By Tom Ehrich
Conservative commentators like Rupert Murdoch’s predictable stable and Ross Douthat of The New York Times are feasting on what they perceive as the “death” of “liberal Christianity” and the Episcopal Church in particular.
They add two plus two and get eight. They see decisions they don’t like — such as the recent General Convention endorsement of a rite for blessing same-sex unions. They see declines in church membership. They pounce.
Such “liberal” decisions are destroying the church, they say, and alienating the very young adults they must reach in order to survive.
Never mind that surveys of young adults in America show attitudes toward sexuality that are far more liberal than those of older generations. Never mind that other denominations — including all but a handful of conservative traditions — are also in decline.
Never mind — the most inconvenient truth — that mainline denominations began to decline in 1965, not because of liberal theology, but because the world around them changed and they refused to change with it.
Anti-change attitudes not only prevented necessary responses to a changing world, but their bitter resistance to any change, no matter how small, fed a public perception of mainline churches as argumentative, judgmental, dull and old. It is that perception that young adults are shunning.
What changed in the 1960s? Everything. Urban neighborhoods — where many mainline congregations had thrived — lost population to white-flight suburbs. Children lost interest in attending churches where they no longer knew anyone. Parents connected with suburban activity centers, such as soccer leagues. Neighborhood venues — drug stores, hardware stores, schools — gave way to larger venues.
Denominations were slow to establish suburban congregations. In a fundamental management failure led by the anti-change cadre, mainline churches tried to preserve a neighborhood ethos. When they did establish suburban churches, they tended to be too small, too under-funded, and too focused on replicating old ways, rather than responding to the very different ways suburbanites were living.
Conservatism’s deadweight continued to drag down mainline churches as the change era accelerated. They waited to deal with the civil rights movement. Even as women were entering other professions, conservatives resisted opening ordination to women. Even as new cultural forms were emerging, conservatives fought to prevent any adaptation of mainline liturgies and hymnody. As people sought new expressions of faith, in response to changing times, traditional leaders mocked “renewal” as “happy-clappy.”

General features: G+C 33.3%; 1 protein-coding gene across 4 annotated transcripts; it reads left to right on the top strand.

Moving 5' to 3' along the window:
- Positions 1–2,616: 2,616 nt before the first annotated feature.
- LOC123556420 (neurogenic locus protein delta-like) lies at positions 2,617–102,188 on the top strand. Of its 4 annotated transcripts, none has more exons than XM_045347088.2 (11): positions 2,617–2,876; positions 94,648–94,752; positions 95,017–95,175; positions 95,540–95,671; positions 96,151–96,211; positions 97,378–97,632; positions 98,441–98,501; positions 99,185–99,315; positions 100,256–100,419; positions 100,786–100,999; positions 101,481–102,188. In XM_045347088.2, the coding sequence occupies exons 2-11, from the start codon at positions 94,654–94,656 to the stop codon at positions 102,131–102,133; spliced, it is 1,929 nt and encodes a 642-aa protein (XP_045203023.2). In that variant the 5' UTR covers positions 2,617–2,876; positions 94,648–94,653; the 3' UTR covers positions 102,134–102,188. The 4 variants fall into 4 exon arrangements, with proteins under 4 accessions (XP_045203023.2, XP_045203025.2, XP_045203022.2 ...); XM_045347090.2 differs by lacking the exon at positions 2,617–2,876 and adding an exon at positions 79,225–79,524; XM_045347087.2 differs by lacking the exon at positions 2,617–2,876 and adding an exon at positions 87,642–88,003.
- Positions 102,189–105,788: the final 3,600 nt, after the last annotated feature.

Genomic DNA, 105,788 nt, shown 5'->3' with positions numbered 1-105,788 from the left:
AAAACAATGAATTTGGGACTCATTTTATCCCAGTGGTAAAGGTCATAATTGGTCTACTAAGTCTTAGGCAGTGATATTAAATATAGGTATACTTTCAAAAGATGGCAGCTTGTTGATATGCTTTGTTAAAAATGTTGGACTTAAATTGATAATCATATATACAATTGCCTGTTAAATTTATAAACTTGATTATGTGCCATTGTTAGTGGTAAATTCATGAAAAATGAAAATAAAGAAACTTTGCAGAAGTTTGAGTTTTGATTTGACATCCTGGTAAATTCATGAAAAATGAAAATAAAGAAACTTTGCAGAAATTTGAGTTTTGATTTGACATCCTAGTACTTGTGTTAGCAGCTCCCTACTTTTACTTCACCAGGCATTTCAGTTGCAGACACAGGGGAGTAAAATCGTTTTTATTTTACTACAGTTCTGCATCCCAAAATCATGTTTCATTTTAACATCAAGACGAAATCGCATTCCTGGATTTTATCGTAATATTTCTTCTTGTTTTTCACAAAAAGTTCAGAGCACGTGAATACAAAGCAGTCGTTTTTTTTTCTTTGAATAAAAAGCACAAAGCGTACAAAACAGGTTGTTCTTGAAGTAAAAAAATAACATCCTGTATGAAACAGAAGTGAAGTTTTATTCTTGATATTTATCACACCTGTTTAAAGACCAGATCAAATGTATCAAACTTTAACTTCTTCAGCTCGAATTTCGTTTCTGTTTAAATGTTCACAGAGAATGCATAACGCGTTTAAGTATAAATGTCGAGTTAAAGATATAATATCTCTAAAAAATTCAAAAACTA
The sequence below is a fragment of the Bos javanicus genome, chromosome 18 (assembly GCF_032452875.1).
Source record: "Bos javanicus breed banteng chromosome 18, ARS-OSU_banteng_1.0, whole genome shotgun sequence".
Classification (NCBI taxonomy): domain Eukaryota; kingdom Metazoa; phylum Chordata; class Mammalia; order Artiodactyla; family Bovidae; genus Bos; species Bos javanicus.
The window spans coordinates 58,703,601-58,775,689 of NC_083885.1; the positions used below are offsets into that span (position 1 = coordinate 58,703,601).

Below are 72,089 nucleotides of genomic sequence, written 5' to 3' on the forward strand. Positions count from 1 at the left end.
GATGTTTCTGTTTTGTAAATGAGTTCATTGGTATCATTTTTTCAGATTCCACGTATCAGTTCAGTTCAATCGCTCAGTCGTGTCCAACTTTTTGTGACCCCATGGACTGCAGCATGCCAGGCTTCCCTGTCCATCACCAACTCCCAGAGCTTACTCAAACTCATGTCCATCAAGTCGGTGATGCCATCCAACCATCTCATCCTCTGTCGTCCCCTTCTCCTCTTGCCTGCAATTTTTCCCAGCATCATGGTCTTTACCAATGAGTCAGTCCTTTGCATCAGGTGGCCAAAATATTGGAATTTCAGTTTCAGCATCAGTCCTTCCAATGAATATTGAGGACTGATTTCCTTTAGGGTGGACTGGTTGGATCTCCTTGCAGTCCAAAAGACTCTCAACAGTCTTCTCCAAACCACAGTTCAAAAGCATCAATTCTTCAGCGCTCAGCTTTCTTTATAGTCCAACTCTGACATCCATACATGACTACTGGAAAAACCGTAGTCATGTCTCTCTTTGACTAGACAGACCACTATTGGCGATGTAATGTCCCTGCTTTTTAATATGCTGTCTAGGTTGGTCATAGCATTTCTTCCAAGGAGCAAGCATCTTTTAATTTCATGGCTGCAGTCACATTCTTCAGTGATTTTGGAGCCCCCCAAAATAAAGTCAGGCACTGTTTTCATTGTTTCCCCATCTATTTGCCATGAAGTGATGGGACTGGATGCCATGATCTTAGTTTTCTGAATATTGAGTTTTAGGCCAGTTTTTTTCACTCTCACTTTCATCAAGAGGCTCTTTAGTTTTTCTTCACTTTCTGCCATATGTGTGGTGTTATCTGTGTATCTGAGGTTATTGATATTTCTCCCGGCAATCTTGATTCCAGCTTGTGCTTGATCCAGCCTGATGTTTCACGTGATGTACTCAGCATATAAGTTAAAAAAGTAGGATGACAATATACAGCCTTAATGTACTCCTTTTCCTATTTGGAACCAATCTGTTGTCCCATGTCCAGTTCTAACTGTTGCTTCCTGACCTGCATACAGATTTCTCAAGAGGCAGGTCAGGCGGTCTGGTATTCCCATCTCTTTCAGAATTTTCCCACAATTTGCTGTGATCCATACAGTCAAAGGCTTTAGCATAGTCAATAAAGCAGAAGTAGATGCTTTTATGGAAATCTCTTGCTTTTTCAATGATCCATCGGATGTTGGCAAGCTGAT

It was those fights that drove people away. It was also the looking-backward attitudes that prevented church leaders from responding to cultural shifts, many of them painful, such as decimation of the middle class, collapse of disposable income for all but the very wealthy, collapse of employment and safety nets, and eroding infrastructure.
In time, many mainline churches became precious enclaves of old people doing old things. We were still arguing about paint colors when people needed us to help them find fresh purpose and confidence.
Douthat and Murdoch’s mouthpieces couldn’t be more wrong in their analysis of mainline Christianity.
Nor do they understand the present moment, which isn’t churches galloping ahead of their people. It’s leaders finally getting ready to do what they should have been doing for 50 years, namely, looking outside their walls at a deeply troubled world and asking what God needs them to do in this larger venue. Spending up to 90% of their budgets on Sunday worship alone won’t cut it. What’s the more?
General Convention’s decision on same-sex blessings wasn’t a leap beyond; it was the last gasp of old ways of thinking, namely, that Sunday worship and liturgical rules are what matter.
Now leaders can look outward and onward. Conservatives will find themselves ignored, not because mainline traditions have lost their way, but because they are determined to find their way. Anti-change, my-way-or-the-highway conservatives have cried wolf too often.
Their next round of emotional and financial blackmail won’t find much of an audience, except, of course, on the op-ed page of The Wall Street Journal.